This year, there are three people running for the Maui County Council seat representing Makawao, Haiku and Paia. Mike White, the current Chairperson of the County Council, is running for reelection, and he’s got two challengers: Alan Kaufman (click here to read his Know Your Candidate feature) and Trinette Furtado.
A single mom, Furtado is an activist who’s been deeply involved in various fights around the county: the protests against the solar telescope atop Haleakala, the Trans Pacific Partnership trade negotiations and sugar cane burning, to name three.
MAUITIME: What is your top priority if elected?
TRINETTE FURTADO: My top priority is addressing our housing crisis. We are in a housing crisis when median income families and single parent families are finding it difficult to rent or purchase a home. I will address the TVR issue (illegally operating TVRs and enforcement) and examine current county resources (currently held properties and existing infrastructures), to offer more housing and/or assistance to acquire housing (rental or purchase, dependent on income and economic situation). Our county needs to not only identify what can currently be repurposed, what can be purchased or bargained for and what can be done to ensure future considerations.
MT: What event in your life best prepared you for public office?
TF: I donʻt think that there is any singular event that has best prepared me for public office. I donʻt think anyone can truly be prepared for the myriad of issues and things that come up while in public office. If anything, I believe that my ability to take on and handle different situations based on the details of those specific situations, are what best prepares me for public office. One must deal with many different types of people with many different types of issues who all want assistance. I think its more a set of character traits like compassion, understanding and the willingness to listen, that best prepare one for public office. These things are necessary when trying to form a relationship with the rest of our community.
MT: Who should be the next President of the United States?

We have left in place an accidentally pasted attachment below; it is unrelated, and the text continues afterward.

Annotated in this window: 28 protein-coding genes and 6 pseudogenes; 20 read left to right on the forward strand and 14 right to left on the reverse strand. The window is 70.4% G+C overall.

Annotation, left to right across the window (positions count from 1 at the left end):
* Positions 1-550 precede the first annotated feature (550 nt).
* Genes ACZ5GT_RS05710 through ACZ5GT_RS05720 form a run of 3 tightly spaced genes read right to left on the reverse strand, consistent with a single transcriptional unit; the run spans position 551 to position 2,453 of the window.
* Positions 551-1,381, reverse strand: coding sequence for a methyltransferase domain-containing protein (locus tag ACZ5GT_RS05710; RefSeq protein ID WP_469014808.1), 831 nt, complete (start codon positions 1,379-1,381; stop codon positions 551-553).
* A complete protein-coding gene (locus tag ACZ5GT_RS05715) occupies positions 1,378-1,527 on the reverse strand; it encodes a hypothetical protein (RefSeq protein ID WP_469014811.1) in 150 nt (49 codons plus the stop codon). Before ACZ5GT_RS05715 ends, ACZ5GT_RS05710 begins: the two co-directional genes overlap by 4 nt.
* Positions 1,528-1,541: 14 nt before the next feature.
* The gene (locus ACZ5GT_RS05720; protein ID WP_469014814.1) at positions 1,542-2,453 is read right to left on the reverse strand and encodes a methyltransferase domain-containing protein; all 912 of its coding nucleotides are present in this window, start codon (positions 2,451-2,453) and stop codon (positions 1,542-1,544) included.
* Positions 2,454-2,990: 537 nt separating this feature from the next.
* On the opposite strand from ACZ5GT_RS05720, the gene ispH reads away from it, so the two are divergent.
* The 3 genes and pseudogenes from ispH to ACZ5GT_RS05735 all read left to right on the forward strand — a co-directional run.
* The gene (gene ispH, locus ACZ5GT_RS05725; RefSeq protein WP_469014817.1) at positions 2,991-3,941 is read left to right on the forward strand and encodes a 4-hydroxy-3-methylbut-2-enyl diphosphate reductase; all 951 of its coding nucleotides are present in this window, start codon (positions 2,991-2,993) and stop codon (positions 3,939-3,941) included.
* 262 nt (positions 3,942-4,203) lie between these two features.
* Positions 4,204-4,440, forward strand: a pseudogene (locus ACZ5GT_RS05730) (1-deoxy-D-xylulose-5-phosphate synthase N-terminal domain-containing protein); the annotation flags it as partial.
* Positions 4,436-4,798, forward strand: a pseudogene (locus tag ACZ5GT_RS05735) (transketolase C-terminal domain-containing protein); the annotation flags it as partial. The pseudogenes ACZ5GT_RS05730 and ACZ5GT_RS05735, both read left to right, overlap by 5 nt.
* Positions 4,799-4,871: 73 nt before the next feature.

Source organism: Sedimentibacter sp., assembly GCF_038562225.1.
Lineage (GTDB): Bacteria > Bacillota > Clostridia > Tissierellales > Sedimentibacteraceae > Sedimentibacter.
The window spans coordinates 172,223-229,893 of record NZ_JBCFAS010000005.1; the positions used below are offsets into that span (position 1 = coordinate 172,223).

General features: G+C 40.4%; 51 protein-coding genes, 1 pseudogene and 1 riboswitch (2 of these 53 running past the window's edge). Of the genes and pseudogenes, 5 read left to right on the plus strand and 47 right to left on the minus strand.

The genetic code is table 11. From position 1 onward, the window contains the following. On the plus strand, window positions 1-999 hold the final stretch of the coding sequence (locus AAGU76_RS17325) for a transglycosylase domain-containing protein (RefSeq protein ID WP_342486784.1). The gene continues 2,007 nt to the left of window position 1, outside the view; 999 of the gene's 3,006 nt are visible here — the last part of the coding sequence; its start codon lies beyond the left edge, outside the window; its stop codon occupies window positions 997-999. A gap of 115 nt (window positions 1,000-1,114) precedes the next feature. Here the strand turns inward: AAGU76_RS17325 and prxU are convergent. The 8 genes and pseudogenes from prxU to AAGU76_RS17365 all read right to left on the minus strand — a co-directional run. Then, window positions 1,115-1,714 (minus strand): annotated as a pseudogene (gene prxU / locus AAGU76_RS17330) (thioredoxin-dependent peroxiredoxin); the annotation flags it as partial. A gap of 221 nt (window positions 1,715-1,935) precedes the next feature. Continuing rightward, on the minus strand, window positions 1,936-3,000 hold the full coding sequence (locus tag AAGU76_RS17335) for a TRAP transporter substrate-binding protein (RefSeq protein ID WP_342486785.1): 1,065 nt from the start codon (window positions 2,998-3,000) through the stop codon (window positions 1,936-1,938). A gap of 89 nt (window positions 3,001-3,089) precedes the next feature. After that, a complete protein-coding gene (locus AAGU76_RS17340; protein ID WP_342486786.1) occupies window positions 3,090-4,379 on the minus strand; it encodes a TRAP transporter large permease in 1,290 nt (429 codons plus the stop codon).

TF: Bernie Sanders
MT: Which person who previously held the office you’re seeking do you hold up as a model? Why?
TF: There is no one who has previously held the office I am seeking whom I would consider any type of role model for me. I count Kaleikoa Ka`eo, Pua Case, Dr. Kalama Niheu, Walter Ritte and Keala Kelly amongst those who I consider to be my role models. These are people who continue to have fierce aloha for this ‘āina and who continue to protect and defend it in any way possible.
MT: What’s your opinion on changing the County Charter to a county manager form of government? Why?
TF: I believe we need to let the people decide on whether or not to continue the form of government we have now. I remind you that this system only came into play in 1969 with the election of Elmer Cravalho as the first mayor, upon the change from the (territorial) Board of Supervisors to our current system. Times were changing, the population was expanding and new considerations for sustained and future planning supposedly necessitated the change from a Board to a Mayor system.
We are once again at a time when our population is expanding, our demographics are changing and we require a leader that is competent, knowledgeable and transparent. We need someone to head the Corporation that is our County government, with experience and an eye towards efficiency and accountability. We need a manager.
MT: Do you support changing the County Charter to allow the mayor, as opposed to the Liquor Commission, to appoint the Liquor Control Director?
TF: No, I do not support changing the County Charter to allow the mayor to appoint the Liquor Control Director. The mayor may furnish a name or names of those s/he wishes to place in the position, but like the current practice of mayor appointed Department heads, we arenʻt guaranteed that the Liquor Control Director will have adequate experience or knowledge of the responsibilities of the position. This is one of the reasons I strongly oppose allowing the mayor this appointment as well.
MT: What should the county do that it isn’t already doing to alleviate homelessness?
TF: The County should institute inclusive zoning for ALL new development projects and impose taxes on empty homes that are investment properties. This could possibly free up already constructed homes would be rented out (and partially subsidized by the county) to needy families.
MT: HC&S is closing at the end of this year–what do you think A&B should do with the 37,000 acres that were used for growing sugar?
TF: I believe that A&B first needs to examine and seriously consider any and ALL possible claims on portions of that land from allodial title holders or lineal descendants with royal patents or true titles to those lands. After discerning which lands are leased public lands and which have claims to them, A&B needs to look critically at the remaining lands and pursue a diversified model of agricultural stewardship of the land that takes raising livestock, growing food, providing crops for industry (materials), agricultural education and agritourism into consideration. Maui needs to do more than grow a mono crop; we need to grow our own food, lessen our dependence on imports and become more food secure.
Photo courtesy Trinette Furtado